For a particular generation that came of age in the 90’s, The Simpsons might be the most important show of our lives. We quoted lines from the show incessantly, and in many ways it shaped the way our generation looked at comedy, culture and politics. Yet for how often the show claimed to be an equal opportunity dispenser of cultural stereotypes, the character of Apu Nahasapeemapetilon, the Indian owner of the Kwik-E-Mart, has long been a source pain and embarrassment for many South Asians.
Comedian Hari Kondabolu was a huge fan of The Simpsons growing up, but started to look at the character of Apu in a new light following 9/11, when a hostile attitude against anyone considered “other” became more pervasive. As Kondabolu began to incorporate a critical look at systematic racism into his comedy, he turned his attention towards Apu, still by far the most recognizable South Asian American character in the mainstream consciousness.
In Kondabolu’s The Problem With Apu, which aired on TruTV on Sunday, he attempts to reckon with the fact that Apu is voiced by a white actor (Hank Azaria, who has voiced dozens of characters on the show). Kondabolu is not alone in his anger towards Apu – the documentary also features interviews with Aziz Ansari, Kal Penn, Aasif Mandvi, Hasan Minhaj, Aparna Nancherla and Russell Peters, among others, who discuss how the character of Apu has shaped their lives growing up, and affected their careers in the entertainment industry.
As Kondabolu readily acknowledges, The Simpsons makes fun of everybody – every culture and class has been skewered over the course of the show’s 29 (!) seasons. What separates Apu from the pack is the fact that South Asian Americans are extremely underrepresented in popular culture — for many people, Apu is often the primary example of a South Asian American that they will come across.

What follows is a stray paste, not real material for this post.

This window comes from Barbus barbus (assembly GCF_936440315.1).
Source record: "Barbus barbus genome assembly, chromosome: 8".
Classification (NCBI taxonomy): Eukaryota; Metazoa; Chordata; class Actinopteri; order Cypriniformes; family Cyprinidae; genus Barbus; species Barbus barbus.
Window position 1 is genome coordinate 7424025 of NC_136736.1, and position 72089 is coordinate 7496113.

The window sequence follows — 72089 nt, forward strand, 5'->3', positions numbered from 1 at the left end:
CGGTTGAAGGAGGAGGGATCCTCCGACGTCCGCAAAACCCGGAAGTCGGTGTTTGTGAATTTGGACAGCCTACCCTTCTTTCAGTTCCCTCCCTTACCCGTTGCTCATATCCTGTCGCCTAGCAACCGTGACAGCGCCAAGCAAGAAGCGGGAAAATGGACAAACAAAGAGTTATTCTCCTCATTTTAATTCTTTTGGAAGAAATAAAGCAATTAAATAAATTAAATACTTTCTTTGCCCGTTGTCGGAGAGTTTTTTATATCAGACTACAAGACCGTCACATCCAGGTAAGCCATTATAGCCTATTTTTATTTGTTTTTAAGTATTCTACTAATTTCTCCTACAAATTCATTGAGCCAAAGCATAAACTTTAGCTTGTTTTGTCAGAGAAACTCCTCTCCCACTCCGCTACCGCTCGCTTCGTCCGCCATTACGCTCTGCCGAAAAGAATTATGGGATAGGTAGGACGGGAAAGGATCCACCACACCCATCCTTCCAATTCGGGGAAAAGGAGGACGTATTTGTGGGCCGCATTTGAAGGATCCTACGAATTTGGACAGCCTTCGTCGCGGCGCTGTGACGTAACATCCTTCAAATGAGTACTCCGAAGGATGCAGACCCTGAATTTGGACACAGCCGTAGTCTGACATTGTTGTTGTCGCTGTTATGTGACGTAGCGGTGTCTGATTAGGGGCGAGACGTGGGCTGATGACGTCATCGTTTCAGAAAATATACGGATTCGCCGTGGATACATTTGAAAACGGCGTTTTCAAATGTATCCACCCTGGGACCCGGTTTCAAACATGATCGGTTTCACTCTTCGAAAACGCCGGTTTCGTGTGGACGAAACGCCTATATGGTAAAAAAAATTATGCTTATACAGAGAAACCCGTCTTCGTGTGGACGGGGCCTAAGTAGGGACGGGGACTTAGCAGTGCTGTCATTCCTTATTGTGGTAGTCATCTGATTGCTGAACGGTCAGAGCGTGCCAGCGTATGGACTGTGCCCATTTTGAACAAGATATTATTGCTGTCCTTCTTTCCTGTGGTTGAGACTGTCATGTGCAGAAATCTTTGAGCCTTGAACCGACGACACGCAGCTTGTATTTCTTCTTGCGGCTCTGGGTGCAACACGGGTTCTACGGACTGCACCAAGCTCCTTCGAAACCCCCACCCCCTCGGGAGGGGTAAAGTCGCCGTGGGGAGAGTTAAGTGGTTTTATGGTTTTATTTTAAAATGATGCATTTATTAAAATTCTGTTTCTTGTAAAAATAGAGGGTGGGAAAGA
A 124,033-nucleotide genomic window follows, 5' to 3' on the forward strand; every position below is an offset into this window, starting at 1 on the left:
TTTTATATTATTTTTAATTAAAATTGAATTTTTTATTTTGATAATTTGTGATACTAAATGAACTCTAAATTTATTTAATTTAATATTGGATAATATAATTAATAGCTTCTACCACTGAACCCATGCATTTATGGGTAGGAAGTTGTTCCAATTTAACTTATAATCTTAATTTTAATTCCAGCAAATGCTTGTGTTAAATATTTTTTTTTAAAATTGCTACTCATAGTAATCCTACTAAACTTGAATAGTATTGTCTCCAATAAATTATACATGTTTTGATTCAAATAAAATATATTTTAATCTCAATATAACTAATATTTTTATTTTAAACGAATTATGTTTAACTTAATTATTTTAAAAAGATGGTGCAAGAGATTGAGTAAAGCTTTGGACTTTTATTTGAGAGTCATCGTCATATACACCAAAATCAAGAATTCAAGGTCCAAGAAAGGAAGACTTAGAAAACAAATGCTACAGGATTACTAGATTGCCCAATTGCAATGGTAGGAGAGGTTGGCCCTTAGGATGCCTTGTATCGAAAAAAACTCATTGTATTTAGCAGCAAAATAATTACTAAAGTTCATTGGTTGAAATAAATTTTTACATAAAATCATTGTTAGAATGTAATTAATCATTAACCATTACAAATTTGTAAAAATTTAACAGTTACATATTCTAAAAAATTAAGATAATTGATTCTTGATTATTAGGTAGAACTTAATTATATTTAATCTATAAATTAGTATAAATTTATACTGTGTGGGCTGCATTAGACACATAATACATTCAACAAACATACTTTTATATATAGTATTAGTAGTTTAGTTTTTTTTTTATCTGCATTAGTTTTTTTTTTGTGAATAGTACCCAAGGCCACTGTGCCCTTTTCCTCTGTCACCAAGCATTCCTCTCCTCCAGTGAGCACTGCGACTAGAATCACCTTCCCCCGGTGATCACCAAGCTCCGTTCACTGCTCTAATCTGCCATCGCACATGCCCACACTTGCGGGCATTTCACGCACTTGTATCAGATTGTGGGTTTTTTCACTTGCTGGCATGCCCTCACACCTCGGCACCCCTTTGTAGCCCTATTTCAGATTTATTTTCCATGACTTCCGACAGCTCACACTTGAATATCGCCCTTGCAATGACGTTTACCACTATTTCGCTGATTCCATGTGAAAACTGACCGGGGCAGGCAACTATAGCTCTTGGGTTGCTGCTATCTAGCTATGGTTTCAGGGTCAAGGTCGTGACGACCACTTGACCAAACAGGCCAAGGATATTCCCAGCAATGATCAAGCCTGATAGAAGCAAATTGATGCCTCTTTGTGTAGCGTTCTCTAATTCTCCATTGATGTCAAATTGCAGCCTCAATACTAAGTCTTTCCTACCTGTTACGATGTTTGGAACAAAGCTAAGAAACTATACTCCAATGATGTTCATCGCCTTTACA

As the film’s participants recount being bullied with Apu’s “Thank you come again,” catchphrase growing up, and recall how they would be asked to use a highly stereotypical “Indian” voice in auditions, it becomes clear that this one Simpsons character has had a massive ripple effect on our culture.
The central thrust of Kondabolu’s documentary is his attempt to meet with Hank Azaria on camera to discuss his grievances with Apu. While Azaria eventually declines to participate in the film, Kondabolu does manage to speak with long-time Simpsons writer Dana Gould, who attempts to balance the show’s comic license with Kondabolu’s grievances.
It’s a tense but thought-provoking discussion that highlights much of the chasm in comedy right now — the wish to be completely un-filtered and go for the biggest laugh, versus the desire to ensure equal representation both in front of and behind the camera while punching upwards, i.e. hitting at those with the most power, not the least. While the two are by no means mutually exclusive, as Kondabolu’s doc shows, the power structure behind most of pop culture is still run by white men, who then get to decide what is (or isn’t) culturally insensitive or offensive.
Towards the end of the film, Kondabolu meets with Whoopi Goldberg, who admits that Azaria’s portrayal of Apu is in line with minstrel shows, where white performers would don blackface for their depictions of black characters. It’s a hard-hitting accusation that hammers home that Azaria’s portrayal of Apu is not only culturally insensitive, but flat-out racist.
Kondabolu’s drive to rid the world of Apu is something every Simpsons fan should have to reckon with. Rather than a case of “PC hysteria” run amok (a notion the doc addresses early on), Kondabolu presents a compelling case that this simple animated convenience store owner has had a negative impact on our culture for decades now. You may not agree with Kondabolu’s belief that it’s beyond time to officially retire Apu, but you’ll definitely never look at The Simpsons the same way again after watching this compelling doc.